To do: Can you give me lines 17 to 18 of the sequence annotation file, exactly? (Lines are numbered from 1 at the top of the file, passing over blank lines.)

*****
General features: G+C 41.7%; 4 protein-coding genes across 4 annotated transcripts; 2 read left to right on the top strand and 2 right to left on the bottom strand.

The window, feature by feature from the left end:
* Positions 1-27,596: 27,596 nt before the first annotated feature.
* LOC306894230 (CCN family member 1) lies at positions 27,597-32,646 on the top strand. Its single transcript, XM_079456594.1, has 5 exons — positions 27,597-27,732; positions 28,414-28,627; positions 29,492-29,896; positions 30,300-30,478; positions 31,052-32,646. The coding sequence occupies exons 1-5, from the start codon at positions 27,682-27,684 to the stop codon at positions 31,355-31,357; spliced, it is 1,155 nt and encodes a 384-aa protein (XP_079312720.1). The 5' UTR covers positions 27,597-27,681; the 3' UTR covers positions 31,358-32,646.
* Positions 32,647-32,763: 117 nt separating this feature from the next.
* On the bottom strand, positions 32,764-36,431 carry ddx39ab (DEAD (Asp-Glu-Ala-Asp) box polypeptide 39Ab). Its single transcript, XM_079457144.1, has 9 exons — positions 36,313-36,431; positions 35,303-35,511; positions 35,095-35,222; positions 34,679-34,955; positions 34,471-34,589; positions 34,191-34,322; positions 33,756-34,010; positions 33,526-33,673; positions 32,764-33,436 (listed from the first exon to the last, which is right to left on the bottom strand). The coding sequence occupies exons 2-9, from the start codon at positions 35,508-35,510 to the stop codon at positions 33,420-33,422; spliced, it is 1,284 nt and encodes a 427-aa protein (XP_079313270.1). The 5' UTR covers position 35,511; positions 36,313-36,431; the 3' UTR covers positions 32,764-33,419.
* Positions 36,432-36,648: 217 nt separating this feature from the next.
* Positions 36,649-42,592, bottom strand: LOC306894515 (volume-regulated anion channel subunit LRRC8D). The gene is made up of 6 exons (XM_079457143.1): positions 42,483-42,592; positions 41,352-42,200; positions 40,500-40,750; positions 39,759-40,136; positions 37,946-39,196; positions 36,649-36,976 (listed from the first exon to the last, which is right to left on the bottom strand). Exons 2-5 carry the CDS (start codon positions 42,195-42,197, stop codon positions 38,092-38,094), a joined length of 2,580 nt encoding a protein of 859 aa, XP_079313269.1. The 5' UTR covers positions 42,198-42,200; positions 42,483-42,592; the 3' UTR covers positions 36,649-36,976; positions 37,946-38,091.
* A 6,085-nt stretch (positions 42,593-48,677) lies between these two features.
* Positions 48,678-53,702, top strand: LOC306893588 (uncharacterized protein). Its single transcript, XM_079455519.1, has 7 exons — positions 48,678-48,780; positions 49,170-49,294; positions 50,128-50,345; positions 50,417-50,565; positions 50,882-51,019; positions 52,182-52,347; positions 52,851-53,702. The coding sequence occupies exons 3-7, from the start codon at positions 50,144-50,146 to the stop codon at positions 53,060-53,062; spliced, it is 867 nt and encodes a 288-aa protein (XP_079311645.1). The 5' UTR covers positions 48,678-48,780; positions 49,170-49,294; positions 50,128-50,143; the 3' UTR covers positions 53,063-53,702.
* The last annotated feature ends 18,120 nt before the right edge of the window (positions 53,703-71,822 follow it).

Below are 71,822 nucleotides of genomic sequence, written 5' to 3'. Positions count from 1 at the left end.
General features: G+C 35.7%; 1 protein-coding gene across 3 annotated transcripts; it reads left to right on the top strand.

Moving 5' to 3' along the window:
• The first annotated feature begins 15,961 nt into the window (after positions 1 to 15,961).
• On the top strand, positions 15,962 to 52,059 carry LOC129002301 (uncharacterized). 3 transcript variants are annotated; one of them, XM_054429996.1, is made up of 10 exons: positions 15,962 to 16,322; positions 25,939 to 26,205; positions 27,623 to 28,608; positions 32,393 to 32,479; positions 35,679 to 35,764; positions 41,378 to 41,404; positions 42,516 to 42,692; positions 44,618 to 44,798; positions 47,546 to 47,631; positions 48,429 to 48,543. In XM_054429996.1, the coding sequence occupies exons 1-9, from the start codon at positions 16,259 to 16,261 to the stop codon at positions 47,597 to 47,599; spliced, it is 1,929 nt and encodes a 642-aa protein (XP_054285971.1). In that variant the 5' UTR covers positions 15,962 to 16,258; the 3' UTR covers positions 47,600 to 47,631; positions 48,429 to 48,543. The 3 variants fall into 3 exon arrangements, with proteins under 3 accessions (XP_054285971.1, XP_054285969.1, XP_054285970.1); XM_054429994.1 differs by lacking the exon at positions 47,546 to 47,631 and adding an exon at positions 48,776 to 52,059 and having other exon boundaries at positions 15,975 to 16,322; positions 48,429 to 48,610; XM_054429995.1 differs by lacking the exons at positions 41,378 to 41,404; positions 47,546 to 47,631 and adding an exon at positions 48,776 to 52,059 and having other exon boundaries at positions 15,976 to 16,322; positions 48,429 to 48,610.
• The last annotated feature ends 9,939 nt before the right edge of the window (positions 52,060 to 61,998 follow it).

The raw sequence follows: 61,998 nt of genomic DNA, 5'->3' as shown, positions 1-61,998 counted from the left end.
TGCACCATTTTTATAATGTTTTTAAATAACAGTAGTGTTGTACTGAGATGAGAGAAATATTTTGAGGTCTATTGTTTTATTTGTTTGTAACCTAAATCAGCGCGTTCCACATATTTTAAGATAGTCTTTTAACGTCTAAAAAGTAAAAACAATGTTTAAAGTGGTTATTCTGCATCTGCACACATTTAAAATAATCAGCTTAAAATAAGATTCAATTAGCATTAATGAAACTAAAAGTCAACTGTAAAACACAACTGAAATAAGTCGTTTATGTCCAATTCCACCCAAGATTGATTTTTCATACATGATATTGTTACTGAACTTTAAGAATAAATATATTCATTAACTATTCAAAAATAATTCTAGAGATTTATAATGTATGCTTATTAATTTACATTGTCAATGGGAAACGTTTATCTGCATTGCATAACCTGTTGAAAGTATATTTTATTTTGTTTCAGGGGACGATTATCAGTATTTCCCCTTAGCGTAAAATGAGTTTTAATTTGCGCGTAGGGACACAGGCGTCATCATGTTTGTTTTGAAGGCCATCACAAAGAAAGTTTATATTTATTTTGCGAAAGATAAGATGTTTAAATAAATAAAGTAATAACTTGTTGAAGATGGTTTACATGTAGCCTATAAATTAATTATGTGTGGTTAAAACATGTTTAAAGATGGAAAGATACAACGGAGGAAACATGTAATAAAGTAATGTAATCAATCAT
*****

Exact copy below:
• The last annotated feature ends 9,939 nt before the right edge of the window (positions 52,060 to 61,998 follow it).

The raw sequence follows: 61,998 nt of genomic DNA, 5'->3' as shown, positions 1-61,998 counted from the left end.